So the World Series begins tonight in Chicago as the Chicago Cubs who last won the World Series in 1908, face the team from Cleveland (team name omitted on purpose) who last won the Fall Classic in 1948.
Contrary to the belief of my children, neither myself nor my pet dinosaur were alive when the Cubs were last named World Champions.
As a diehard Toronto Blue Jays fan, I could vote for Cleveland because they eliminated Toronto, or I could vote for the Cubbies and their poor, suffering fans. The Cleveland Cavaliers of the National Basketball Association also eliminated the Toronto Raptors from the NBA playoffs so I have reason to hate Cleveland, but then again the poor City finally got one World Champion so another in the same year would be wonderful for them, right?!?
Of note in this series, is which team will have the jinx removed from their franchise. The Cubs were jinxed because of some goat, while the Cleveland team was really jinxed by a Native American group who disapproved of their use of team name, logo and mascot.
The Cubs curse is known as “The Curse of the Billy Goat” and was put in the team in 1945 by the owner of the Billy Goat Tavern. Apparently he used to bring his goat to the games at Wrigley Field in Chicago and the odor (not Roughned) of his pet goat, Murphy, was bothering other fans so he was asked to leave the park during game 4 of the 1945 World Series.
While leaving, the Tavern owner declared “Them Cubs, they ain’t gonna win no more”, and they didn’t, losing the 1945 World Series to the Detroit Tigers and then never making it back until this season – 46 years after the death of the Tavern’s owner.
Now, the Cleveland curse is quite different.
Some may say the curse on the Cleveland came from trading star players after star player, however, the curse on the team stems from the teams name, “Indians”, which originated from a request by then club owner Charles Somers to baseball writers to choose a new name to replace the current team name, the “Cleveland Naps” following the departure of Nap Lajoie after the 1914 season.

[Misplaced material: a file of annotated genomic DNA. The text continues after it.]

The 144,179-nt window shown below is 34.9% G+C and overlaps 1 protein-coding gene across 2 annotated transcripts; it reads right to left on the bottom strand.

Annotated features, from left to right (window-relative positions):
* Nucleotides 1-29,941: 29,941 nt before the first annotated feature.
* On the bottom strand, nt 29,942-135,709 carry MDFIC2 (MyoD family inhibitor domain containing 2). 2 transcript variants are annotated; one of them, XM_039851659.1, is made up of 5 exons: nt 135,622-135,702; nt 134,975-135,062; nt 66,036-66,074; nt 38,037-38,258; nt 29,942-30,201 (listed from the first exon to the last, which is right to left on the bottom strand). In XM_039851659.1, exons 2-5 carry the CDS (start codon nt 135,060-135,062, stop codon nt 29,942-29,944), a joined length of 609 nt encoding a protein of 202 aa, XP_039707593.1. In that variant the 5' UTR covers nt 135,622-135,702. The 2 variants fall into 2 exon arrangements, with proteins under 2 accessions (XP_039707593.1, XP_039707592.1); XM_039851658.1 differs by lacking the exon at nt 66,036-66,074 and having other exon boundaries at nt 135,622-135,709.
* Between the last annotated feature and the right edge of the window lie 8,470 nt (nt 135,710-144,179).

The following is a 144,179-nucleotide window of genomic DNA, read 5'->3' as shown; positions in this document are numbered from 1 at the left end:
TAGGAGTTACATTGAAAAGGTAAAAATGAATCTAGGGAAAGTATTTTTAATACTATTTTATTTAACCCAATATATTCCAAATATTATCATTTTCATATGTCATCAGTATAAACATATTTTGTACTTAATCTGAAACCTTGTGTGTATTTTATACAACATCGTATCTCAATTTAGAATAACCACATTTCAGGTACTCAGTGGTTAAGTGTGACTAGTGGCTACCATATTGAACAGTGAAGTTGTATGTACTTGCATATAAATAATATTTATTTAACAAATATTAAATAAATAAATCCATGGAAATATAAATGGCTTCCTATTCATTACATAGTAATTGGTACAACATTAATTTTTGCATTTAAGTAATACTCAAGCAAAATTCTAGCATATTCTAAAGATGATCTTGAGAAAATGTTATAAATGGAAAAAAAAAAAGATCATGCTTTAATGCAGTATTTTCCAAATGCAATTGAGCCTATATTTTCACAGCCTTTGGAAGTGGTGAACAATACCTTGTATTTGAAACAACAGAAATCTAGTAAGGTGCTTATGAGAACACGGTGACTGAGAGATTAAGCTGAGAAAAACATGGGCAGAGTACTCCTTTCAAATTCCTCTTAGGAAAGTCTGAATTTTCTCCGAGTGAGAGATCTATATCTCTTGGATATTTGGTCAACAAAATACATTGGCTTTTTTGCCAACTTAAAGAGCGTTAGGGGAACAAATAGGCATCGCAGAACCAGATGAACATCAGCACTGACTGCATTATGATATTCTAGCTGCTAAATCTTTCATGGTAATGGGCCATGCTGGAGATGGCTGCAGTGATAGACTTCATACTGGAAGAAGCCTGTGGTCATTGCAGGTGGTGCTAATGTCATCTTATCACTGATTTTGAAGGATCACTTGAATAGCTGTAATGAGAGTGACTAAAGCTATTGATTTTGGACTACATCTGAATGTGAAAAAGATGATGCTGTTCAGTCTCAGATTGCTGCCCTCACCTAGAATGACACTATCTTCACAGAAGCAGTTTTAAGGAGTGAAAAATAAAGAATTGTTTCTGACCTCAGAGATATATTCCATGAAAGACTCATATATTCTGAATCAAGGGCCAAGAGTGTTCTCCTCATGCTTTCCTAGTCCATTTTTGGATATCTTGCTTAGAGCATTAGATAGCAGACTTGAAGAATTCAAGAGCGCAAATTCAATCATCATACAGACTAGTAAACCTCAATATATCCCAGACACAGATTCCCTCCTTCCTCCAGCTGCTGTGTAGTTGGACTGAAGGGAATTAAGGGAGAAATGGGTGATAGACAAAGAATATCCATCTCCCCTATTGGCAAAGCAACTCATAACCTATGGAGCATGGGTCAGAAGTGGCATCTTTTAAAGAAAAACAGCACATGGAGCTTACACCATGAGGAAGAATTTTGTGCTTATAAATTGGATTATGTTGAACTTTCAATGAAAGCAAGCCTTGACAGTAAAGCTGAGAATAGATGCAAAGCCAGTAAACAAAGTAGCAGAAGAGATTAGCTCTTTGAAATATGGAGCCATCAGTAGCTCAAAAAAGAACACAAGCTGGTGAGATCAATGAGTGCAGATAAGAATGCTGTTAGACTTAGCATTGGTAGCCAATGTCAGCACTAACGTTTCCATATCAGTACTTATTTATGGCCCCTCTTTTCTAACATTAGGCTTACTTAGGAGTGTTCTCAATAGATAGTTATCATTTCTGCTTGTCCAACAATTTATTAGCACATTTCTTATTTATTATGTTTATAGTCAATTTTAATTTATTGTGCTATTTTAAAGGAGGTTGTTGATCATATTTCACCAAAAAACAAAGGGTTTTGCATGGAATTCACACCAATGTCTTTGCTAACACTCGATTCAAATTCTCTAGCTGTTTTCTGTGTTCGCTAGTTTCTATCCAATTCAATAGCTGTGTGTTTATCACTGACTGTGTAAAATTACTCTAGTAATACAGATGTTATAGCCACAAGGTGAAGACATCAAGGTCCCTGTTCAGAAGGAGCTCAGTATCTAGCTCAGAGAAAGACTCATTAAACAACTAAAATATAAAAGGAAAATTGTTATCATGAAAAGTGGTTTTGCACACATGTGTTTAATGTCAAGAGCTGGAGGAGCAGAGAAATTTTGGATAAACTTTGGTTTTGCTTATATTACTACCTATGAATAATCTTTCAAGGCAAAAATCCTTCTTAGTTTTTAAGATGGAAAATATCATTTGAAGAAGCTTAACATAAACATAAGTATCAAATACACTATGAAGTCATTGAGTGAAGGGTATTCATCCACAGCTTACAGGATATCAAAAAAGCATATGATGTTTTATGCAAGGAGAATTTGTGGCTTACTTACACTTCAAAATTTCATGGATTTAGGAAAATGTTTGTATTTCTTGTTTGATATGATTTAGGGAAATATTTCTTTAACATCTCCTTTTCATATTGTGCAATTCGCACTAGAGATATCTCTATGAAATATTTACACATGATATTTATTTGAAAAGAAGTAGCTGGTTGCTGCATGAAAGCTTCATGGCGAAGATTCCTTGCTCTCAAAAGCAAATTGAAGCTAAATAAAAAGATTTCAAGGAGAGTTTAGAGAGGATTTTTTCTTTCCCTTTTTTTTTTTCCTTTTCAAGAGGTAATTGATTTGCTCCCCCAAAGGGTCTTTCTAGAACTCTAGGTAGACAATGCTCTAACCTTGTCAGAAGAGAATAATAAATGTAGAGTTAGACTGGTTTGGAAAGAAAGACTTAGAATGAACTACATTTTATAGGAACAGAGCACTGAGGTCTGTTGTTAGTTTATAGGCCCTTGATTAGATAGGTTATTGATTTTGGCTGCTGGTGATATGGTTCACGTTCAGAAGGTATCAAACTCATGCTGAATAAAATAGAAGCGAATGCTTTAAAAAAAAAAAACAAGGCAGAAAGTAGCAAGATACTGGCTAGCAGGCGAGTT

“Indians” was chosen because writers used to call the Cleveland Spiders baseball club, the “Indians” in reference to a Native American player named Louis Sockalexis.
The team is also referred to as the “Tribe” and their “mascot” Chief Wahoo (who is actually a Brave because Chief’s have a many feathers).
The team itself, began playing organized ball in 1894 in Michigan, as the Grand Rapids Rustlers. The team moved to Cleveland in 1900, changing their name to the Lake Shores.
It has been said that until Cleveland change their team name and use of Chief Wahoo, the team will be forever jinxed.
Either way, one of these jinx’s will end at the conclusion of the World Series.
My 11-year-old son was wondering what it was like watching baseball back in 1908. There was no TV, no way to broadcast the games, certainly no way for someone in another country to learn of the game or the results from so far away.
He was thinking about what it would have been like to have been a young boy in Poland, where his now 100-year-old grandfather grew up and eventually had to flee for his life from the Nazis before making his way to North America, then to Canada.
Hard to think about baseball when Nazi’s chase you from your home, kill everyone in your family, then give your home and your belongings to others.
Life goes on.
A curse will end.
Interesting perspective from an 11-year-old.